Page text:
The average closed-end fund through Friday is down 40%. Discounts widened; NAVs and market prices both fell. NAV movements reflect a lack of trading in the market, a shortage of bids. Most funds are levered (including 90% of bond funds), and leverage magnifies results on the way up and down. For those who remember the Financial Crisis, discounts were wider than they ever got on a single day in October 2008. If you’re in closed-end funds, your brokerage statements look scary, reflecting a sentiment of fear in the market. Volatility is something we talk about with every client, but I can guarantee you that every client we’ve brought on in my entire 18-year career has not seen the current level of discounts that we have.
Remember that closed-end funds are not one position; they’re diversified and actively managed. Closed-end funds have a fixed capitalization, and apart from breaking 40 Act leverage terms, they are essentially never a forced seller of assets (unlike ETFs and open-end mutual funds, which must sell to meet redemptions), which is very useful in periods like this. No closed-end fund has ever gone bankrupt, and no BDC debt has ever gone unpaid.
We never know where the bottoms or tops are, but I see signs that the market is oversold. The market is pricing in an 80% cut in dividends. I don’t see that happening. We’re modelling 15% cuts for our portfolios; the average closed-end fund may experience a 20% cut in the next year, though there will be sectors and sponsors who are hit worse. As long as you stay diversified, haven’t margined positions, and aren’t forced sellers, you’ll be okay. Remember, the fear you feel in situations such as today’s is often positive, because other people feel also that fear and when there’s no one left to sell, asset prices can recover. I think that pain is going to build the base where NAVs can stabilize as the market gains more liquidity and discounts can come back towards normal levels. As in ’08-09, we will observe a slow narrowing of discounts as time heals wounds.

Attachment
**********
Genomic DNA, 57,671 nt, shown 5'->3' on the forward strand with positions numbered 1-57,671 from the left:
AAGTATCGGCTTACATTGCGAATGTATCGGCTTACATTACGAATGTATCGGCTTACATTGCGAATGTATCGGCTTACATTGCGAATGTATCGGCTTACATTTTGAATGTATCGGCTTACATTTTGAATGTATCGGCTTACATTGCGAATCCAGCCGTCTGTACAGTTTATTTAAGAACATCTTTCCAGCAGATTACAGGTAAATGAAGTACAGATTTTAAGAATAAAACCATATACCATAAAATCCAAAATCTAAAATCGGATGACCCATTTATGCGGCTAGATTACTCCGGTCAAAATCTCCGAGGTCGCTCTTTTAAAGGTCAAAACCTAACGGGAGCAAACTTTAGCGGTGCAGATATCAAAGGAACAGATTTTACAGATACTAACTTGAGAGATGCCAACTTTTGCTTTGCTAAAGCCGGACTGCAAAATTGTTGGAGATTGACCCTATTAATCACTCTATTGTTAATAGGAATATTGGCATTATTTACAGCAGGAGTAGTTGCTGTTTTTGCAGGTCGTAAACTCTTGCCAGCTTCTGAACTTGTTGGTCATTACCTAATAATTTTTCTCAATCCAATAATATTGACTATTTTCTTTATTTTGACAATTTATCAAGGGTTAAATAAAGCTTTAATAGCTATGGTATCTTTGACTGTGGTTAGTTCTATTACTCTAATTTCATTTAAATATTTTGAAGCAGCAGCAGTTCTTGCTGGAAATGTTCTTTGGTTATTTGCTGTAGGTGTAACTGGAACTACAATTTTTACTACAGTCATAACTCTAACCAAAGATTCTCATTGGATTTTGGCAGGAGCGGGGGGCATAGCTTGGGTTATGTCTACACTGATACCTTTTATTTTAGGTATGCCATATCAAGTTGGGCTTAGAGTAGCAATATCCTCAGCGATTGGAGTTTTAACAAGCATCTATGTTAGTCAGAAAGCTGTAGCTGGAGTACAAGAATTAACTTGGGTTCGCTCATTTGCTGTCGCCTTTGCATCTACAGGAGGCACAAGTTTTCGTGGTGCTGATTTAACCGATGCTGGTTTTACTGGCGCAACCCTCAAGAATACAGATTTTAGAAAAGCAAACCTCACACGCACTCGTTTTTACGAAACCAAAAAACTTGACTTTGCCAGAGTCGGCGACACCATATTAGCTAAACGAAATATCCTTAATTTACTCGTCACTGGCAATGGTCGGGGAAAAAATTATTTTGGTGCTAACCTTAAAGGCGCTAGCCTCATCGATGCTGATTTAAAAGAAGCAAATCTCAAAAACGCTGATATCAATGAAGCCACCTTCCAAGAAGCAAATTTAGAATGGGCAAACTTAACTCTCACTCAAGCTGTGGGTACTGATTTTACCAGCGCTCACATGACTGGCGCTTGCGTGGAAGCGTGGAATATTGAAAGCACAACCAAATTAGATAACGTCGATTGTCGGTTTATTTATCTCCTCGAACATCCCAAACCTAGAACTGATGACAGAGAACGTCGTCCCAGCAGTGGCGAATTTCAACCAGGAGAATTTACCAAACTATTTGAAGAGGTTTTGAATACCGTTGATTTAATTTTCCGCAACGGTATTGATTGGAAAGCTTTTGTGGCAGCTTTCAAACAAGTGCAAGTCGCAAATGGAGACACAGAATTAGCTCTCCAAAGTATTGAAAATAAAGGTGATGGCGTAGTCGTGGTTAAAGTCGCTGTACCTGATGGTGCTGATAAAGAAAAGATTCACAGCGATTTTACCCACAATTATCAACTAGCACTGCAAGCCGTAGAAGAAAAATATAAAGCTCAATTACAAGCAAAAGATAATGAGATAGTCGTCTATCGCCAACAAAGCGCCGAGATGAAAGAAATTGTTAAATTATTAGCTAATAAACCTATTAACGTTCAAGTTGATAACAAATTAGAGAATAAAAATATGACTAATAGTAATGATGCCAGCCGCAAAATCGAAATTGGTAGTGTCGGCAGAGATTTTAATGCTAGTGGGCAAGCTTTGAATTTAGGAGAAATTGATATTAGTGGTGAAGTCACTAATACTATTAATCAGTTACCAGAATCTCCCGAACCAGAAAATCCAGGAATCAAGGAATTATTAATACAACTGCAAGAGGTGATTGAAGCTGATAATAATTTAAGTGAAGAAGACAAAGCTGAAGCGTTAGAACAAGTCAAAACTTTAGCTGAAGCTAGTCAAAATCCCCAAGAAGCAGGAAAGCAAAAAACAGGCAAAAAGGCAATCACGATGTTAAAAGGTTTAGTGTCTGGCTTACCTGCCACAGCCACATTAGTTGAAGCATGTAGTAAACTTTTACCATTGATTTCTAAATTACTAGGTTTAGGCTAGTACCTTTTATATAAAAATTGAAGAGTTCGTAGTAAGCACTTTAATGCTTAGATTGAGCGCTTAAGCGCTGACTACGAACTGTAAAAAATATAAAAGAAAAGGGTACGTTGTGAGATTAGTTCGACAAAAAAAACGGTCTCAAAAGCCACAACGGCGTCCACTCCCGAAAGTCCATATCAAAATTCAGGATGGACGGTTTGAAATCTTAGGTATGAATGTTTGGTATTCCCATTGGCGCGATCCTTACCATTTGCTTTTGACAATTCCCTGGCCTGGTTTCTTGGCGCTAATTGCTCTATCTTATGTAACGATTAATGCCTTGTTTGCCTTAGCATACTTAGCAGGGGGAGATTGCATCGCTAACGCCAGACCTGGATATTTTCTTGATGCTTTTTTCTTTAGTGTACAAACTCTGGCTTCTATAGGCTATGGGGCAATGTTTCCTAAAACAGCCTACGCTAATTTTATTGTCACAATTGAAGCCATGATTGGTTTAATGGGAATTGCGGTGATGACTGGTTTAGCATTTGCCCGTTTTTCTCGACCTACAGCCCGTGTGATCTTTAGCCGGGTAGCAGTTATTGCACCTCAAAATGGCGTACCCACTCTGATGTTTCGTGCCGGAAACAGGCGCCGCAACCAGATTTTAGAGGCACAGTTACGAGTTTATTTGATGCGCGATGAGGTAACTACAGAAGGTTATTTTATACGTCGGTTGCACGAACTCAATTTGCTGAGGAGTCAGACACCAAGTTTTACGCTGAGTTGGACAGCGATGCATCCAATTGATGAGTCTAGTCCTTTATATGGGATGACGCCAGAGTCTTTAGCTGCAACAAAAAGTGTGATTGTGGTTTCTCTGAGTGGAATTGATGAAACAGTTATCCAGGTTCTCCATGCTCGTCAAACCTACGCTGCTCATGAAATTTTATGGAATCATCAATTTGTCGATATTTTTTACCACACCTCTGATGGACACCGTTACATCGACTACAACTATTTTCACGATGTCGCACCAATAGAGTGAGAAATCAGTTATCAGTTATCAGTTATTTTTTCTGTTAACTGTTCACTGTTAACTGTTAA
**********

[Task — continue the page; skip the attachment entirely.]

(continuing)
1Investment Perspectives and Strategy
We build multi-sector, multi-manager portfolios, because no one sector or sponsor is perfect. We focus generally on the income side, with some growth component. We look for sustainable dividends, discounts that are more likely to narrow than widen, and net asset value in sectors that we can overweight. We like managers who can wander and be active, since that’s the point of active management. In the current turbulent environment, we like munis, senior loans and preferred equity (higher on the capital structure than equity), multi-sector bond fund managers whom we know well, utilities, REITs, and the top 10-15% of BDC managers. Generally, fixed income